PwC’s Domenico del Re on the steps (re)insurers can take to address ESG challenges…

Climate change

In a world where CEOs’ inboxes have arguably never been so full, it must be tempting for leaders to focus almost entirely on the immediate risks and opportunities they face. Some may assume issues like ESG, and specifically climate change, fit into the ‘longer term problem’ category and fall by the wayside. Our research suggests otherwise, with a third of global chief executives responding to PwC’s annual CEO survey telling us they are concerned about the threat climate change poses to their company in the next 12 months. 

Of those, over half are concerned climate change could inhibit their ability to sell products and services, 28 percent are worried about the impact on raising capital, 27 percent worry about its impact on innovating through technology, and 26 percent worry it could inhibit their ability to attract and keep key talent. Insurance CEOs share these concerns and face the same scrutiny on their emissions and carbon impact

Next week many of the leading players from across the insurance market will gather at the Monte Carlo Rendez-Vous, where I’m sure climate change will feature in many conversations. In fact, the appetite for fresh ideas and insights on how reinsurers should be interacting with other sectors like real estate, automotives and energy is such that we’ll be hosting interactive sessions to help executives explore how the transition to net zero is impacting different sectors, and what this means for reinsurance underwriting. 

Domenico del Re

Leaders in our industry have the added pressure – some would say opportunity, or even responsibility – of supporting other industries in their journeys. Organisations across all sectors know they need to act, but the uncertainty, risks and costs associated with taking steps on climate change are significant. 

Enabling the experimentation and building trust in the application of the technology needed to support organisations in their transition to net zero is arguably where the insurance industry can make the most decisive and impactful contribution.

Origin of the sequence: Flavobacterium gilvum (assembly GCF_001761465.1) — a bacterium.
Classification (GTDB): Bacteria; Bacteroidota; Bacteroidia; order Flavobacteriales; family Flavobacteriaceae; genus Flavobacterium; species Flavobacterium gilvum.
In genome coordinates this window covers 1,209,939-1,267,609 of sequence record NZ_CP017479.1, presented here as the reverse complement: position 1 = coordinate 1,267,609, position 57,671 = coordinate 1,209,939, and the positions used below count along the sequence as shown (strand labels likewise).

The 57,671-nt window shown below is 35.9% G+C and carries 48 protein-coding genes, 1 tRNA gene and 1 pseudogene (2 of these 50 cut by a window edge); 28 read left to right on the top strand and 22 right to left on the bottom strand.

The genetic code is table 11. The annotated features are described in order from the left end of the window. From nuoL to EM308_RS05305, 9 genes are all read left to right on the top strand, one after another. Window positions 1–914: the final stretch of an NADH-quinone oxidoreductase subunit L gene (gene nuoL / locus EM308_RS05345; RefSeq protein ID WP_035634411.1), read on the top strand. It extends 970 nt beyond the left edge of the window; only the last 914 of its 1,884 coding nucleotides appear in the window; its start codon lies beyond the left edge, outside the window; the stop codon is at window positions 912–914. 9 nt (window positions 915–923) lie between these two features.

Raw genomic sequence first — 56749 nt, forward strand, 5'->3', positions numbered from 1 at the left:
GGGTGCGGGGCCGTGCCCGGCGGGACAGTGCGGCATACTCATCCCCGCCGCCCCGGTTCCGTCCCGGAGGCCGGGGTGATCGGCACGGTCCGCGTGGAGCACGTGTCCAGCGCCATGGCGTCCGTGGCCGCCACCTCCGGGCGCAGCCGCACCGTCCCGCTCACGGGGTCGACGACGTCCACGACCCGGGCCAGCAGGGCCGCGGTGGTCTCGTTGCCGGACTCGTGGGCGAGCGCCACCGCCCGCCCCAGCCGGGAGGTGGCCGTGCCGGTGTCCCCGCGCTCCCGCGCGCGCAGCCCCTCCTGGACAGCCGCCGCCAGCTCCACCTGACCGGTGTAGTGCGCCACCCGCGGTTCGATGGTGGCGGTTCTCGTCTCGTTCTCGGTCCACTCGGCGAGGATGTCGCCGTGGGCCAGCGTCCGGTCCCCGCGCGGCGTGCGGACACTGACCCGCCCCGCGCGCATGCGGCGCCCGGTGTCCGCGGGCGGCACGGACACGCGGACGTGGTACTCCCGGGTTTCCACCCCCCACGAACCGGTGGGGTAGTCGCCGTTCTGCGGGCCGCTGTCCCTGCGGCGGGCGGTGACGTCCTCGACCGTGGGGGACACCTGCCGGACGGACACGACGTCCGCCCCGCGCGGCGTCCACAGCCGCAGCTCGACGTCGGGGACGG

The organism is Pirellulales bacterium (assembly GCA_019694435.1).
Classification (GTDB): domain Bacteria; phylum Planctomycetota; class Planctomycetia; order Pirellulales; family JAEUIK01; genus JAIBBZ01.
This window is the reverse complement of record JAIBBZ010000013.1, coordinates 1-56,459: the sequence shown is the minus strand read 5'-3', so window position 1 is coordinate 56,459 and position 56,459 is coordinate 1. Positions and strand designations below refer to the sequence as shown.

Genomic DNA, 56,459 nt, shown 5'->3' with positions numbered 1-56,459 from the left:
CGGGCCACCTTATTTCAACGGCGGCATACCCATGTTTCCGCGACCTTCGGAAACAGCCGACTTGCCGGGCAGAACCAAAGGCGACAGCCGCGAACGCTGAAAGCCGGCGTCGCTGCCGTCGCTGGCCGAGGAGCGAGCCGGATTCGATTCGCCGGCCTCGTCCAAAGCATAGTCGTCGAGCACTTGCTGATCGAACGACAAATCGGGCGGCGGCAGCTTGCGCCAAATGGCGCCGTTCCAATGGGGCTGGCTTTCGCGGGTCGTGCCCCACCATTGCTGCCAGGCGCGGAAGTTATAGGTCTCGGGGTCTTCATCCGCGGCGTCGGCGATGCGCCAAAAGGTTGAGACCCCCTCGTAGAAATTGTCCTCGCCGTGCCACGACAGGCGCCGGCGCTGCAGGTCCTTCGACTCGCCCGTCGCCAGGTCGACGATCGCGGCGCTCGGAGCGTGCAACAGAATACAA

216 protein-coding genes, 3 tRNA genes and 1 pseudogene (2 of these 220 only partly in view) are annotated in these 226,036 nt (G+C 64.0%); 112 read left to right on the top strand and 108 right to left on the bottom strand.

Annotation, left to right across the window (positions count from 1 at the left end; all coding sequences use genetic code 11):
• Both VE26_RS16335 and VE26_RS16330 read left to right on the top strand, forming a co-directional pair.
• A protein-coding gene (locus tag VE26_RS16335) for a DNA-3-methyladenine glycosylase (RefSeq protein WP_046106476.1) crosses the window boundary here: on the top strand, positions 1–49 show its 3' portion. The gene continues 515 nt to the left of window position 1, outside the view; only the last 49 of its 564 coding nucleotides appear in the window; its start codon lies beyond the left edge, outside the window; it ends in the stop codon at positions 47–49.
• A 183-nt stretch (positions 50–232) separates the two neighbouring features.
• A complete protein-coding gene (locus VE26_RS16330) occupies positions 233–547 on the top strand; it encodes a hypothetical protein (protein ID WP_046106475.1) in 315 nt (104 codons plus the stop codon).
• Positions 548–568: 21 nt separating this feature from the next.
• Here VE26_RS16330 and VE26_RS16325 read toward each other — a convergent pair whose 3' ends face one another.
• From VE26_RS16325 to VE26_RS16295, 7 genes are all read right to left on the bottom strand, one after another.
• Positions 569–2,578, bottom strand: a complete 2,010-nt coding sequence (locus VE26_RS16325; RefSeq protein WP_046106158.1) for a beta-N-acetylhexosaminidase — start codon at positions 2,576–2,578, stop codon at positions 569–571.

An industry that has become comfortable confronting the unknown through tackling underwriting challenges such as billion-dollar satellites, catastrophe and cyber risk and, more recently, vaccine indemnity, now finds itself being asked to step up and offer the risk cover and insight needed to support the whirlwind of current and planned climate technology innovation on which we all depend. 

Exciting breakthrough technologies are emerging at speed and scale across sectors that are critical to meeting emissions reductions targets, but realising the full potential demands available and affordable insurance cover. Without risk coverage, investors will hold back funding, businesses will delay implementation and key decarbonisation targets will be missed.  

Yes, this is a step into the unknown and a challenge arguably bigger and more important than any faced before, but let’s not forget that underwriting climate technology is also a huge growth opportunity for insurers. There are three main ways in which insurance players should act now:

  1. Work with modellers, tech players and different industries to understand the technology being created. This will help build the claims data and underwriting experience required.

  2. Pool the risk – many of the potential losses are significant and reinsurers are already looking at how to most efficiently offset the risks. Extreme flood risks are a helpful model in how to pool such high-volume losses. 

  3. Act now – for the current generation of insurance CEOs, playing their part in enabling the transition to net zero is set to be one of the defining missions of their tenures. 

Insurers may not have the same degree of scope 1 and 2 emissions as those in other sectors, but the real test is how they will directly contribute to the wider transition to a more sustainable economy. Insurers must be brave and learn from the success they’ve seen in stepping up to previously unforeseen risks. The high-volume coverage and specialist underwriting can only be delivered by our sector. The alternative is massive climate change-induced losses that no insurer can cover.

There is growing interest from reinsurers on how the transition to net zero will impact underwriting. For readers attending the Reinsurance Rendez-Vous, PwC invites you to an in-person interactive, hands-on session specifically developed to explore the risks and opportunities that the transition presents to underwriting. For more details or to attend email marina.mello@pwc.com

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